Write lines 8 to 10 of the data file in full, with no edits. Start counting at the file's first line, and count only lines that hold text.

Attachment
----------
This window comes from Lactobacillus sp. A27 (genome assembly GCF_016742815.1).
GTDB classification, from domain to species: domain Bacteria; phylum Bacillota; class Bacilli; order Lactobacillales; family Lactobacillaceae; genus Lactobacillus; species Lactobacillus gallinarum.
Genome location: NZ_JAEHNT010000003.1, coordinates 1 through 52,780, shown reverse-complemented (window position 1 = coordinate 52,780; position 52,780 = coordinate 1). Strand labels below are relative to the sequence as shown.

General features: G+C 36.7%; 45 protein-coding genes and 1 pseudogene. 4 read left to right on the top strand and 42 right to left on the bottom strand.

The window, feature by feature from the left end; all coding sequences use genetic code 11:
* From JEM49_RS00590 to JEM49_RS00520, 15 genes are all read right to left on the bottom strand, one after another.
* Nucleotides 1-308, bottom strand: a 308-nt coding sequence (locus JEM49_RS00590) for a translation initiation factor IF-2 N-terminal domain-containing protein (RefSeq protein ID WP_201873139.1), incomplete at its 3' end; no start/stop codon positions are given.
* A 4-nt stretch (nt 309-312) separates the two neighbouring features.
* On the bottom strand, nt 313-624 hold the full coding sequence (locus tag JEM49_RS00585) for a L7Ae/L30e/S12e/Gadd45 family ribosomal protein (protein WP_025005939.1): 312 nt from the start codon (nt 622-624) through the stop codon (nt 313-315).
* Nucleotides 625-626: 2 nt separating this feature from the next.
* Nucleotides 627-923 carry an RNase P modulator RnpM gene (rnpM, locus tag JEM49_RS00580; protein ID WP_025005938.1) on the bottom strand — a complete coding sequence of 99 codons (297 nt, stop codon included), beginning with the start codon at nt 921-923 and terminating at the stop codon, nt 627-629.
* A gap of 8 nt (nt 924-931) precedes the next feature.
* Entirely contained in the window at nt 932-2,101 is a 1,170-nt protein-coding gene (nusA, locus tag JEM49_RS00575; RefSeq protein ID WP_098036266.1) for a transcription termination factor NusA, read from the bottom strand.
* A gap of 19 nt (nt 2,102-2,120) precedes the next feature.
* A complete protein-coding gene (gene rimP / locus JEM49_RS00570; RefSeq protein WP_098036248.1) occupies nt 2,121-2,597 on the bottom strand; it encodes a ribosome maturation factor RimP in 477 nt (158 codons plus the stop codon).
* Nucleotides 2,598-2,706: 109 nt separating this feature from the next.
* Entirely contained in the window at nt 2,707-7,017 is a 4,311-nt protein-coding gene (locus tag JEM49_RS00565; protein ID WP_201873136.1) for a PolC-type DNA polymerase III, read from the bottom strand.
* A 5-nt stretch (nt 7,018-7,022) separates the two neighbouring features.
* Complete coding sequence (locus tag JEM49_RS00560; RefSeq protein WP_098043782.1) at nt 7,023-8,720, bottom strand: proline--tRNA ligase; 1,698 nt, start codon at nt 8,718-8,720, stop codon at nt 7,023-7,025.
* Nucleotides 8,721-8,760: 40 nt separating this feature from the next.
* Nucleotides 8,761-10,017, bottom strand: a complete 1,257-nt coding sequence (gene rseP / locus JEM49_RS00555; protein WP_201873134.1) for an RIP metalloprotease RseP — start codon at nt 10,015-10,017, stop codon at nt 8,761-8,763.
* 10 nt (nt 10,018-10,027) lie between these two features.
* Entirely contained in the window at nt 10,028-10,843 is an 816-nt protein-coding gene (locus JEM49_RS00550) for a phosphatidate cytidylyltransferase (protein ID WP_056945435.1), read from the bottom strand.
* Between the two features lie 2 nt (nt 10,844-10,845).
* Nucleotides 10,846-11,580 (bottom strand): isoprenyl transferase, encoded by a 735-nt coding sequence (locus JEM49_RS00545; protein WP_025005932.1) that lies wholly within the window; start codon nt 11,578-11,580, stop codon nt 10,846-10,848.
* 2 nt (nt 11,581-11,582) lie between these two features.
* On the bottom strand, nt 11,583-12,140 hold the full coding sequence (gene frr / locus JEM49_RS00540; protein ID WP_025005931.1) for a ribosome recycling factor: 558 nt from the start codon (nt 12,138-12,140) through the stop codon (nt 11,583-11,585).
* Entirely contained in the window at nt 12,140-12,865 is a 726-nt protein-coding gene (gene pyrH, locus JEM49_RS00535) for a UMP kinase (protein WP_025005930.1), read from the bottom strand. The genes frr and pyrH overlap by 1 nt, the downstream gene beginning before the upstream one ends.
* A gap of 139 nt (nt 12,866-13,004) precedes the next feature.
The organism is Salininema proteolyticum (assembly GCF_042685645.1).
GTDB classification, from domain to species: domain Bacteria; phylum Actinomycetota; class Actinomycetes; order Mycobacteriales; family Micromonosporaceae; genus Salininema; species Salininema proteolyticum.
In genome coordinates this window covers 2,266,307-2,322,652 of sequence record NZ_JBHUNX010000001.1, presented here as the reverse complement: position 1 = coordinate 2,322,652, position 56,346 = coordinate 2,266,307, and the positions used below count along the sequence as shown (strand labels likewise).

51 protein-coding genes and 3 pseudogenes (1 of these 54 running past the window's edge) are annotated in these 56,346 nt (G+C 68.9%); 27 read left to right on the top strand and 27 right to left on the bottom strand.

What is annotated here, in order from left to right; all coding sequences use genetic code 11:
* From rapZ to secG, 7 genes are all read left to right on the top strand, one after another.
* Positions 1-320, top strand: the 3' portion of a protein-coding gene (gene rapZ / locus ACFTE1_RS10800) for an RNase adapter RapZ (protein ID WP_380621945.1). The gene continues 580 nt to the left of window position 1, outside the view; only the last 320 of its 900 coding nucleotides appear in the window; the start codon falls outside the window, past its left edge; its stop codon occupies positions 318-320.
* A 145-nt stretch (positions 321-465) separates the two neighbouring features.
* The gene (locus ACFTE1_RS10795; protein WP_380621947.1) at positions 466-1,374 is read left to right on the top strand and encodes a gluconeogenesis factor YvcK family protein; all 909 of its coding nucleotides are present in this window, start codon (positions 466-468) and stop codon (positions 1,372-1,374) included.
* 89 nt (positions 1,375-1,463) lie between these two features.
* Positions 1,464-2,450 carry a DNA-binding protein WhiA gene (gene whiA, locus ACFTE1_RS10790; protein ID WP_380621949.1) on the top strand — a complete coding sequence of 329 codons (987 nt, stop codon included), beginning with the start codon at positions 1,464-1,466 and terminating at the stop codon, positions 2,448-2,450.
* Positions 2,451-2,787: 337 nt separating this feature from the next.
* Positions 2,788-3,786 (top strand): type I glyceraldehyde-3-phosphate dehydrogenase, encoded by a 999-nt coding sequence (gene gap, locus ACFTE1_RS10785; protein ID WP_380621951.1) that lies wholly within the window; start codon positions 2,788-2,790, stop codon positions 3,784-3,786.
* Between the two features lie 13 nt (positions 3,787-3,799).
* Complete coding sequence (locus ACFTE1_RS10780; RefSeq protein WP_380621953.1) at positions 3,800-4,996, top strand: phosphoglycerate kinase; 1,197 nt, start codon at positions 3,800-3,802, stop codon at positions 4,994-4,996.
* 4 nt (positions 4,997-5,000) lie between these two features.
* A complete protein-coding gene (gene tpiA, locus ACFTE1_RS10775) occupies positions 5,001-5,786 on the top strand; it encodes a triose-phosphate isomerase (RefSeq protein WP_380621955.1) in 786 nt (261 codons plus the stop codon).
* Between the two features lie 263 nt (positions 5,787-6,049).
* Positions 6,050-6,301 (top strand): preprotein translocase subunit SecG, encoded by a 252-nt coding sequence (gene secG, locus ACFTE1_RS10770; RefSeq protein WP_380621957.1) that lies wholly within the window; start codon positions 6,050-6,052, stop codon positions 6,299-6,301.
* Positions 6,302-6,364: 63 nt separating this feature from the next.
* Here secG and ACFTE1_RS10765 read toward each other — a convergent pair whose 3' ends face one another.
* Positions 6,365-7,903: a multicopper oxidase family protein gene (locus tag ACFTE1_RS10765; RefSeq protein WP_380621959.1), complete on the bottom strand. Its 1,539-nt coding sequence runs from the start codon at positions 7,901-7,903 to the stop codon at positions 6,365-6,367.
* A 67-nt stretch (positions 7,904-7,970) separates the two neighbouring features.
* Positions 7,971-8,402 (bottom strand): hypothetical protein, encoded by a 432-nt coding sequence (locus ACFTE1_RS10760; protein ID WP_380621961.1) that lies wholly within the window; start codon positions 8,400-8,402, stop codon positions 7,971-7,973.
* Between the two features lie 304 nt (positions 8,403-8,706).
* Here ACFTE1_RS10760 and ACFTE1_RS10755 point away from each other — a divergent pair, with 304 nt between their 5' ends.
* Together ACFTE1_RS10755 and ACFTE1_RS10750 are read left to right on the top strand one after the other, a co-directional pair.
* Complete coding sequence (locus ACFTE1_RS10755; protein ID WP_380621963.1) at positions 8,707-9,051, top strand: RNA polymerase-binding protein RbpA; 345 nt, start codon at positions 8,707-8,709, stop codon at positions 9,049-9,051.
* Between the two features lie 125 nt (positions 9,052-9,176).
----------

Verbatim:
* A 4-nt stretch (nt 309-312) separates the two neighbouring features.
* On the bottom strand, nt 313-624 hold the full coding sequence (locus tag JEM49_RS00585) for a L7Ae/L30e/S12e/Gadd45 family ribosomal protein (protein WP_025005939.1): 312 nt from the start codon (nt 622-624) through the stop codon (nt 313-315).
* Nucleotides 625-626: 2 nt separating this feature from the next.